A Joint Honours degree programme involves the study of two subjects to Honours degree level. If you study a subject as a Joint Honours programme, you work at exactly the same level and to the same academic standard as students taking that subject in a Single Honours programme. The Social Policy and Sociology degree at Birmingham will present a balanced view of the subject. You will be given a broad grounding in the major approaches to both disciplines culminating in a final year dissertation where you research and write an extended piece on a topic of your own choice, with the support of an expert supervisor.
How will I be taught?
We pride ourselves on the quality of our teaching. Our staff are active researchers who want to share their enthusiasm for sociology and social policy with you. We believe teaching and learning should be both rigorous and enjoyable, and seek to involve students in continually developing our activities.
As a Birmingham student you are part of an academic elite and will learn from world-leading experts. From the outset you will be encouraged to become an independent and self-motivated learner. We want you to be challenged and will encourage you to think for yourself.
Your learning will be facilitated through a blend of teaching, learning and assessment methods, and you will experience teaching through a mixture of lectures, seminars, workshops, classes and tutorials.
Your learning will take place in a range of different settings, from scheduled teaching in lectures and small group tutorials, to self-study and peer group learning (for example preparing and delivering presentations with your classmates).
You will be assigned your own personal tutor who will get to know you as you progress through your studies. They will provide academic support and advice to enable you to make the most of your time here at Birmingham.
We have dedicated welfare tutors who provide professional support, advice and guidance to students across a range of issues. They can meet with you to discuss extensions, disabilities, reasonable adjustments, extenuating circumstances, or talk through any problems you might be experiencing, and help you access wider support on campus and beyond.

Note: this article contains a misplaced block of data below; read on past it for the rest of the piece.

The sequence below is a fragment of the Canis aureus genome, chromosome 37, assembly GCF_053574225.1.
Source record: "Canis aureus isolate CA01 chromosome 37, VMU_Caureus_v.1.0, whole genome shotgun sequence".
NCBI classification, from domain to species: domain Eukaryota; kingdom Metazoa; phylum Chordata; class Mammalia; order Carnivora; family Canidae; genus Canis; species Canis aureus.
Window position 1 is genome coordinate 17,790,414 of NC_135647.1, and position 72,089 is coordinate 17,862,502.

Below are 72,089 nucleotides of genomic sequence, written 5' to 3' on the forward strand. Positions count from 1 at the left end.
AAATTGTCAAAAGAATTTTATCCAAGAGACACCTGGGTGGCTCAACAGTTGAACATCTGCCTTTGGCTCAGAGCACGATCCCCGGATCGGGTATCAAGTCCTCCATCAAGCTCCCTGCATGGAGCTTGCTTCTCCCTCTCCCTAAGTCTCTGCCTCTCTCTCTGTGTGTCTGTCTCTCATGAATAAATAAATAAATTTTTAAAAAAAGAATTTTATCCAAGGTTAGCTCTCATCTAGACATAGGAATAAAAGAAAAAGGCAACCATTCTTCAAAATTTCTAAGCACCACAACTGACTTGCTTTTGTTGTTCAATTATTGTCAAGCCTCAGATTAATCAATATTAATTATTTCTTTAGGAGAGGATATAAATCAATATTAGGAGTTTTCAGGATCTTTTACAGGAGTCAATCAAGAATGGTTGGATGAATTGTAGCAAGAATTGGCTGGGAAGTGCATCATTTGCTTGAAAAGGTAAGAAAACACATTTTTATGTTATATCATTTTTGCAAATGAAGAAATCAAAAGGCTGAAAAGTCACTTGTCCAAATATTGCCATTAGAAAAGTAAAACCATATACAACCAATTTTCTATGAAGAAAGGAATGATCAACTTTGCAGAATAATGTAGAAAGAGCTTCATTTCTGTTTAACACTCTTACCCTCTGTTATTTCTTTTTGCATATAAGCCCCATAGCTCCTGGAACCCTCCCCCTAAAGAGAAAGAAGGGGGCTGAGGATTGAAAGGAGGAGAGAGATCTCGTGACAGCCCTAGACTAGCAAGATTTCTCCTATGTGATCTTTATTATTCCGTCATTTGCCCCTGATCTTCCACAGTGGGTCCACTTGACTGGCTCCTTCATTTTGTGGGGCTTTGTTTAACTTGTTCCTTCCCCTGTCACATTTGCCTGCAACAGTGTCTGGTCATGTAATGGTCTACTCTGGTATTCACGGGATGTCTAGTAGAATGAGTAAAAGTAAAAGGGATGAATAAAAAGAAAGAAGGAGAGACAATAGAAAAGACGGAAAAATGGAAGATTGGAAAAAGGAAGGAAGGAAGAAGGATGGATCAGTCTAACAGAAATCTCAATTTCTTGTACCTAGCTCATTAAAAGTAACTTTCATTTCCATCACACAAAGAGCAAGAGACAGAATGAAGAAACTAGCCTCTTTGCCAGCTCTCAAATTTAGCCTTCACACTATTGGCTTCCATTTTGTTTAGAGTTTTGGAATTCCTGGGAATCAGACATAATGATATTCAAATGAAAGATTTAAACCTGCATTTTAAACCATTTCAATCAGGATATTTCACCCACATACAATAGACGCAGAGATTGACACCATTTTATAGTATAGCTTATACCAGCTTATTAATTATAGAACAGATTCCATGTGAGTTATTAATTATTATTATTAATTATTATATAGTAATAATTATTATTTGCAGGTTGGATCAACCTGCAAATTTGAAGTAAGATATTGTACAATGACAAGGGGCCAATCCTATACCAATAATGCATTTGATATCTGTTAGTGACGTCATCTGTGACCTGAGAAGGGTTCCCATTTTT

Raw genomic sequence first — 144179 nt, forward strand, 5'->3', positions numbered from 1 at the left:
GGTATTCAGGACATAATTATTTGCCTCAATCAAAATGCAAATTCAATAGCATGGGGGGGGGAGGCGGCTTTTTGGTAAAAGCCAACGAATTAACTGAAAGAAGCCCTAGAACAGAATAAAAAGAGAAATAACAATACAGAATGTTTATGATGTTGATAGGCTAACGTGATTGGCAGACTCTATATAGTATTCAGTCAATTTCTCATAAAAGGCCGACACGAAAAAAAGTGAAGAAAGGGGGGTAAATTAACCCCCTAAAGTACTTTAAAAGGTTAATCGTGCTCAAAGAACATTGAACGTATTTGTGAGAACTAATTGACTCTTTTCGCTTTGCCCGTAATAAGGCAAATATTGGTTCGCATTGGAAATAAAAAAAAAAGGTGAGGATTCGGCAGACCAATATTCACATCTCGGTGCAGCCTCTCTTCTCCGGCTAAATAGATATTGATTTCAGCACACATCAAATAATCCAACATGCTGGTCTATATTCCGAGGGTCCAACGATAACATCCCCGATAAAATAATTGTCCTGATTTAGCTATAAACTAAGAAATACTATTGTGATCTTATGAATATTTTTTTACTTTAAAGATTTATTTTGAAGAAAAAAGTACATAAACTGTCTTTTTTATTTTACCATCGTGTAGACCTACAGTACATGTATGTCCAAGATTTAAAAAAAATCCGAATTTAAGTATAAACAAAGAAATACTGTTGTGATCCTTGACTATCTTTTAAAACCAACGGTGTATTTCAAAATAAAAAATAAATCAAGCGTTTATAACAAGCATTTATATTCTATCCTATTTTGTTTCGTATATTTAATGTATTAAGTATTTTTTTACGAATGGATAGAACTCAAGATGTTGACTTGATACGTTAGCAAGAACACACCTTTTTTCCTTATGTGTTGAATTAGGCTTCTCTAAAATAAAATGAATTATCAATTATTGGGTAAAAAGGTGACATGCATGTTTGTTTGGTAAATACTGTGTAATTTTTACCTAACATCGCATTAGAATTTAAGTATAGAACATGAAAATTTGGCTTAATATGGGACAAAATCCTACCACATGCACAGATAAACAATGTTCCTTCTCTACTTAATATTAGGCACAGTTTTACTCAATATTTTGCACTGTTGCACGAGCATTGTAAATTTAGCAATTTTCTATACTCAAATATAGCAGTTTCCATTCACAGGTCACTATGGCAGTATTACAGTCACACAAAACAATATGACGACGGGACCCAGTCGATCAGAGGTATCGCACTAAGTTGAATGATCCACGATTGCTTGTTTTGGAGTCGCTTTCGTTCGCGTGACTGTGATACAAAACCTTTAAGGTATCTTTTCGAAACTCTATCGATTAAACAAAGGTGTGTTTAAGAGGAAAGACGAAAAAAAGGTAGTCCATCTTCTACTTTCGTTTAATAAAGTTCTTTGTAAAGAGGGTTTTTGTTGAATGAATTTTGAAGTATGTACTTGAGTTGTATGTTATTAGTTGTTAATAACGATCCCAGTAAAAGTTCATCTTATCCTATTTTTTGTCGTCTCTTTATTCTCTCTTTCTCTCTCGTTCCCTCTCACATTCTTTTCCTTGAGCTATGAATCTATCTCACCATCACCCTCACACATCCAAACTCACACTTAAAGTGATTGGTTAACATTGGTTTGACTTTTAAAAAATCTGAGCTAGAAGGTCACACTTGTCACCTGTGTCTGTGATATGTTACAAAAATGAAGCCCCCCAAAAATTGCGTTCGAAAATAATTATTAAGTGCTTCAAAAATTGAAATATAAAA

Our Academic Skills Centre also offers you support with your learning. The centre is a place where you can develop your mathematical, academic writing and general academic skills. It is the centre's aim to help you to become a more effective and independent learner through the use of a range of high-quality and appropriate learning support services. These range from drop-in sessions to workshops on a range of topics including note taking, reading, writing and presentation skills.
Internships and work experience
We have developed a range of internships and funded work experience placements that will enhance both your professional and personal skills whilst giving you the practical experience that is required by almost all graduate employers. In addition to funding and support, we offer unique opportunities to help you to rise above the competition, with global internships and placements available.
Depending on the modules you select, each week you will have between 12 and 15 hours of lectures and classes, with lecturers on hand to answer additional questions outside of this timeframe.
Studying at degree-level is likely to be very different from your previous experience of learning and teaching. You will be expected to think, discuss and engage critically with the subject and find things out for yourself. We will enable you to make this transition to a new style of learning, and the way that you are assessed during your studies will help you develop the essential skills you need to make a success of your time at Birmingham.
You will be assessed in a variety of ways, and these may be different with each module that you take. You will be assessed through coursework which may take the form of essays, group and individual presentations, laboratory-based work (depending on your chosen degree) and formal exams.
During your first year you will undergo a formal 'transition' review to see how you are getting on and if there are particular areas where you need support. This is in addition to the personal tutor who is based in your school or department and can help with any academic issues you encounter.
At the beginning of each module, you will be given information on how and when you'll be assessed for that particular programme of study. You'll receive feedback on each assessment within four weeks, so that you can learn from, and build on, what you have done. You'll be given feedback on any exams that you take; if you should fail an exam we will ensure that particularly detailed feedback is made available to enable you to learn for the future.